When referring to “people food” or “table foods”, we are including whole foods. Processed foods such as pastas, crackers, and casseroles are not designed for our dogs! In fact, your dog may even be allergic to common table foods that include elements such as chocolate and raisins. Even though they may present you with the sweetest eyes ever under the dining room table, the reality is that supplementing their regular diet with leftovers and table scraps may introduce foods that are not beneficial to your dog’s health and may also up his intake beyond what it needs to be, leading to obesity and other health issues. That being said, with planning and structure you can treat your dog with what may be considered people food. For example, make sure to verify just how much of his dry food he needs, and you can offer special, high value treats as part of your training program, such as small chunks of chicken breast or slices of banana. Make sure your dog understands the difference between the “people food” you set aside for him as a reward and the food on your own plate, though, because many pet parents will tell you that once a dog learns he can beg successfully, that is a very hard habit to break! You want your dog to be healthy AND happy, and that means making sure he understands his limits and boundaries.
Images courtesy Rob and Sonny Abesamis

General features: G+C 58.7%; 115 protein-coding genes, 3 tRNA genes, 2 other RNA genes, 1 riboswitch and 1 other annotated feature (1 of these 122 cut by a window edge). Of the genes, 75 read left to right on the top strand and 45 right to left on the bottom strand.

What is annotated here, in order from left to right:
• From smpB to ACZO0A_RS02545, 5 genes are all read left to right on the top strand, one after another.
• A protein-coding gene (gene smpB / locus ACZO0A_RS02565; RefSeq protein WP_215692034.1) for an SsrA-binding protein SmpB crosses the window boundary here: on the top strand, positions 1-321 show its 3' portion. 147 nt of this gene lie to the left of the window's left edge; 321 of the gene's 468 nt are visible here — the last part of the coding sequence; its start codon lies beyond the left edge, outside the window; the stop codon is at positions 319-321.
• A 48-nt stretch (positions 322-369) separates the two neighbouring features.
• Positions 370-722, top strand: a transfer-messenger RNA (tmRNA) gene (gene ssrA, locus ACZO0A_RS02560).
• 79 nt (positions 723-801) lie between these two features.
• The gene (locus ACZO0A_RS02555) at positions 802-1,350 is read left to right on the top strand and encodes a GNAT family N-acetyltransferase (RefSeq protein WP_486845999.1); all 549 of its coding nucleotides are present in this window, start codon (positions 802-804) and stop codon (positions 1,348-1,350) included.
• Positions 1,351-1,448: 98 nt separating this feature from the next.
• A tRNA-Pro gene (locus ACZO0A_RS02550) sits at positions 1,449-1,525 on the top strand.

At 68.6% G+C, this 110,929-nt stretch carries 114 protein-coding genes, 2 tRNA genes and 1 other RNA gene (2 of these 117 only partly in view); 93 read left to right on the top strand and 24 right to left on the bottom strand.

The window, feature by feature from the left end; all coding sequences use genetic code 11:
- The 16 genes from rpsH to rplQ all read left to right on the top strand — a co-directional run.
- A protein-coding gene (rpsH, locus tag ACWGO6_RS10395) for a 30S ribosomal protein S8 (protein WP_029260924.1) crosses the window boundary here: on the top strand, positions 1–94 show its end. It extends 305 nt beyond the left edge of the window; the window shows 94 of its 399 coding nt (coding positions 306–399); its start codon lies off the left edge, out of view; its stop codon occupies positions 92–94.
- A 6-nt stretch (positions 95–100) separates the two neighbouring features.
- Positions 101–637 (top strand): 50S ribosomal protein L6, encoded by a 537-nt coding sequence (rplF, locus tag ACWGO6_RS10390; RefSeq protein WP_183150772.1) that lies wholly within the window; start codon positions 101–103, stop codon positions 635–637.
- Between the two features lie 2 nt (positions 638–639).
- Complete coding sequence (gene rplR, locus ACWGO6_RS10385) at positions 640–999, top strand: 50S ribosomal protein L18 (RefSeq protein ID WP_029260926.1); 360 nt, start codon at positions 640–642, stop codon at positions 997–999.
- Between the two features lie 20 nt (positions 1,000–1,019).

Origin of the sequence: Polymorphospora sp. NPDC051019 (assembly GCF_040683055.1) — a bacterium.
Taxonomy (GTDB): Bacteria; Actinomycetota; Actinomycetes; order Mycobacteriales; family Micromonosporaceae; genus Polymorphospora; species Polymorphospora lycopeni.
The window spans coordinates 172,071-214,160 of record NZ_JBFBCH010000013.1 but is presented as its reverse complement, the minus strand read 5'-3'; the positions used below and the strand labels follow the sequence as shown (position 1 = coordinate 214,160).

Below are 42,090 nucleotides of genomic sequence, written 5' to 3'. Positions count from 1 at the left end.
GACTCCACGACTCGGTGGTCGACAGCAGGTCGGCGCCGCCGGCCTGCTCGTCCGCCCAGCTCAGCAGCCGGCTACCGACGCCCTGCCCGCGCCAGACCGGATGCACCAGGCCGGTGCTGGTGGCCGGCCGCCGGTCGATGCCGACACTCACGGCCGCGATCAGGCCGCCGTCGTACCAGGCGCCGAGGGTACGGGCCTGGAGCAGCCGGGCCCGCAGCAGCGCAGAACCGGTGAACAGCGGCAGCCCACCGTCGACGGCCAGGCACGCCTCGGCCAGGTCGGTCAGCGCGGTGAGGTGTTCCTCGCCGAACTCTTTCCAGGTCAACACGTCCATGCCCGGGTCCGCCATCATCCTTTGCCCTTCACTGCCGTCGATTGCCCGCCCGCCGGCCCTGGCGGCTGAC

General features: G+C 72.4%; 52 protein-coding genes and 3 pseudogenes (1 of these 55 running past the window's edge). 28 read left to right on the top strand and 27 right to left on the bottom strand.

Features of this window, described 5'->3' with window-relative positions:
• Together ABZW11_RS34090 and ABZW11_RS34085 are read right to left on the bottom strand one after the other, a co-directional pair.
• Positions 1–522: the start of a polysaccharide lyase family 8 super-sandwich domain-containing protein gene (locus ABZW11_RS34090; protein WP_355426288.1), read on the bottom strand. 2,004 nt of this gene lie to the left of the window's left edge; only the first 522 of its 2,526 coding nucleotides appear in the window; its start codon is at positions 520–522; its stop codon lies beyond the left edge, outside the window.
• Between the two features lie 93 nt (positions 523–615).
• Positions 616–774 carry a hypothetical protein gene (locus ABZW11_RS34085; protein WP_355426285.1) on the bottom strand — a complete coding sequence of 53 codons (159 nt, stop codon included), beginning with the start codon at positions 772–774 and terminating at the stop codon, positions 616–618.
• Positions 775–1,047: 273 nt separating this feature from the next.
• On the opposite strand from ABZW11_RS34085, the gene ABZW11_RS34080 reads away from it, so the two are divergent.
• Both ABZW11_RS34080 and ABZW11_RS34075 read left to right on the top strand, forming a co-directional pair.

In Wisconsin last month, longtime pet parent Lois Matykowski noticed that her granddaughter’s ice cream pop had vanished. Naturally, all eyes turned to the family pup Tucker, a notorious food and snack snatcher. It turned out that Tucker had not only grabbed the ice cream, but he’d even ingested the stick! And the story gets better: when he got sick later, he also managed to cough up a wedding ring that had been missing from the family for FIVE years. Tucker’s vet thinks the stick may have loosened the ring up from wherever it was hiding. Luckily, Tucker was just fine, and other than a sad little one over an irretrievable ice cream treat, everyone else in the family came out unharmed as well. However, Tucker’s adventure highlights all too common issues that pet parents face: keeping their dogs away from choking hazards and knowing what to do in the event their dog does get into something they shouldn’t.
INDOORS AND OUT: REMOVING HAZARDS